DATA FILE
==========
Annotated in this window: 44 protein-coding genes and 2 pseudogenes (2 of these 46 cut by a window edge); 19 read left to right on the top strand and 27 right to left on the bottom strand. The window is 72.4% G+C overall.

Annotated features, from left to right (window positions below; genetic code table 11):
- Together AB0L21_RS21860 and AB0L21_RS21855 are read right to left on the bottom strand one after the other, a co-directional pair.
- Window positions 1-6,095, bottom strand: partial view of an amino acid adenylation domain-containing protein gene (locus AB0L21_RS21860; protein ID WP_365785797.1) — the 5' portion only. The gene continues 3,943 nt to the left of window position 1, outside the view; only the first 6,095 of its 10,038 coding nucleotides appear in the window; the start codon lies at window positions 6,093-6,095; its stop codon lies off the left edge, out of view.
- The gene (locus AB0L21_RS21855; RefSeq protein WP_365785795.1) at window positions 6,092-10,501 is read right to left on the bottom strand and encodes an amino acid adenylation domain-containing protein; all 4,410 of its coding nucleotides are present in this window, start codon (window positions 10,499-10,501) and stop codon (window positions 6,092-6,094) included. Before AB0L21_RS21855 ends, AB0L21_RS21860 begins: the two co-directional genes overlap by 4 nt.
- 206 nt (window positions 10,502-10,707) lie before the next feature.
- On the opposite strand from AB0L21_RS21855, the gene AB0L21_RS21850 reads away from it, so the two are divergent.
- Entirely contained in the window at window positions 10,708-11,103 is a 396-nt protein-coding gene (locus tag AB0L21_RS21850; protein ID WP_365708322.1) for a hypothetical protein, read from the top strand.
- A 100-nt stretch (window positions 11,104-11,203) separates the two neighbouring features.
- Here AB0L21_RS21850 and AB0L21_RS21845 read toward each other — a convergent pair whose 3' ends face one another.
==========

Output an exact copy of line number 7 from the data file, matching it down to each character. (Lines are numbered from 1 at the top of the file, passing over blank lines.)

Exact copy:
- On the opposite strand from AB0L21_RS21855, the gene AB0L21_RS21850 reads away from it, so the two are divergent.